As the intense competition for Hollywood scoops floods the blogosphere with unsubstantiated rumors and anonymous posts, everyone is experimenting with how to cope.

Lionsgate seems to have come up with an innovation: responding to rumors by ignoring them.

In an email sent to Variety and other entertainment-focused outlets on May 5, the studio wrote:

“I wanted to let you know that moving forward, Lionsgate’s film division will be announcing/confirming all movie casting news via Twitter. Beginning immediately, we won’t be providing any background info, confirmations or denials about casting outside of this feed, which every news outlet will have equal access to by following @LionsgateNews on Twitter. Each news tweet will link to a page that will supply bulleted information necessary to write up a story such as talent representation, project logline or synopsis, and an approved headshot if available.”

As the saying goes, good luck with that.

On the face of it, there’s some logic, as it spares the overworked Lionsgate PR team (recently down a body) from a flood of calls every time the rumor mill churns up a name attached to “The Hunger Games.” On the other hand, anyone who’s been paying attention knows that by the time a studio sends out its official release, it’s old news. Nobody will wait for that.

And while most studios complain when reporters post stories without giving a heads-up, Lionsgate would seem to be wishing for just that.

But Lionsgate’s publicity team insists that’s not the case, and that the change is minimal — the studio’s longstanding policy is not to confirm castings until a deal is signed (repeat: old news!), and that the Twitter feed will supplant traditional e-mail press releases.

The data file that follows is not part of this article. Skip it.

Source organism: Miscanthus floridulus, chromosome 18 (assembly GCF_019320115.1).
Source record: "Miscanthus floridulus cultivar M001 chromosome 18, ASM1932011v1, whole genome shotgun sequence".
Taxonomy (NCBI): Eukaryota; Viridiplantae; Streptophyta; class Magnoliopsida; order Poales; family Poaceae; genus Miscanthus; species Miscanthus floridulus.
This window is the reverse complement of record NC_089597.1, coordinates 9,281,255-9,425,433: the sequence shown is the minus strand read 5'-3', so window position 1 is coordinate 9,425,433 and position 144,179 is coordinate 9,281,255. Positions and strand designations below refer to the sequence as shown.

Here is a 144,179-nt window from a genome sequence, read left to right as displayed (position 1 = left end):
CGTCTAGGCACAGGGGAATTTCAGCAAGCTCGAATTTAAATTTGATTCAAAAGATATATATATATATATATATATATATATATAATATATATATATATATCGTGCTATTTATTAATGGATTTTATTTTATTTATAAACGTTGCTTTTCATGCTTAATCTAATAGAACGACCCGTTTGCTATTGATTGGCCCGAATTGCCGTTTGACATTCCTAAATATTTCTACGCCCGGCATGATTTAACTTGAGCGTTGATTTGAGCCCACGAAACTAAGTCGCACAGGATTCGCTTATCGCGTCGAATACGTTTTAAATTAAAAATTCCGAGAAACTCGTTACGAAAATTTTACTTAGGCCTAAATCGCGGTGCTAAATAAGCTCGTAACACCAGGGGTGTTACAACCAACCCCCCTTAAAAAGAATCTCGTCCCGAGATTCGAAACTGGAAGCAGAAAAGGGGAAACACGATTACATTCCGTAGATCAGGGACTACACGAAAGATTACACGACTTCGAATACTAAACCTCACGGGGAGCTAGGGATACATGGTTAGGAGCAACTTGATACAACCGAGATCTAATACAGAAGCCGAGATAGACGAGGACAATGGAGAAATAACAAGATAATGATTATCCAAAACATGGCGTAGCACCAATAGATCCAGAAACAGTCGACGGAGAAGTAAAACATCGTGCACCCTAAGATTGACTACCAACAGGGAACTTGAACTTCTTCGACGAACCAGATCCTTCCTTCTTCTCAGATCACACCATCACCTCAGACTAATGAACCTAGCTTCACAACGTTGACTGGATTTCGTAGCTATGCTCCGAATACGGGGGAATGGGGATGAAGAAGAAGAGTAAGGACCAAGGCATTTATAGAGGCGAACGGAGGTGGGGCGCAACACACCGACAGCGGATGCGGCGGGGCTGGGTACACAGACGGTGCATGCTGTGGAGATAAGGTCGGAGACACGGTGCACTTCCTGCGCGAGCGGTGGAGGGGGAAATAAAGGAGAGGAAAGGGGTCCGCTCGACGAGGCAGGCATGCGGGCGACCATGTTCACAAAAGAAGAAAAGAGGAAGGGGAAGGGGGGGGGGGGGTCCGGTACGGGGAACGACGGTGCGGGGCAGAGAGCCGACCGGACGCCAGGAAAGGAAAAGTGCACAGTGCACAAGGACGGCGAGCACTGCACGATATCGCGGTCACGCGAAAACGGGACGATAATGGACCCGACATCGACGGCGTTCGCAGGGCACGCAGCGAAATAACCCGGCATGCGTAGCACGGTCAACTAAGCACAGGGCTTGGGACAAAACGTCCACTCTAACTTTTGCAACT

Variety reporters will keep an eye out for those Lionsgate tweets while we continue to chase stories — and only post the ones we feel confident about.

Speaking of being confident about stories …

A funny thing happened on the evening of May 5, long after Variety broke the news that Universal was getting cold feet about its ambitious “Dark Tower” series: The Hollywood Reporter matched the report several hours later but, as many bloggers noted, swiftly pulled it off the site. (Fortunately for Blogdogger, the original version was cached in Yahoo!’s news pages for all to see.)

And then, on Friday morning — voila! — it reappeared, slightly tweaked, but essentially a rehash of the news from the night before, with a much friendlier-to-Universal headline: “IMAGINE DENIES ‘DARK TOWER’ TURNROUND AS QUESTIONS MOUNT.”

New York Magazine’s Vulture blog also weighed in, including the line: “Contrary to a recent Variety report, another source familiar with the situation insists that the project is not in turnaround.”

Variety never said it was.

In fact, Variety’s story was unequivocal that U brass were merely weighing the idea of shopping “The Dark Tower” to another studio — not that it had happened, was imminent, or even likely.

Reading comprehension, people. Might want to look into it.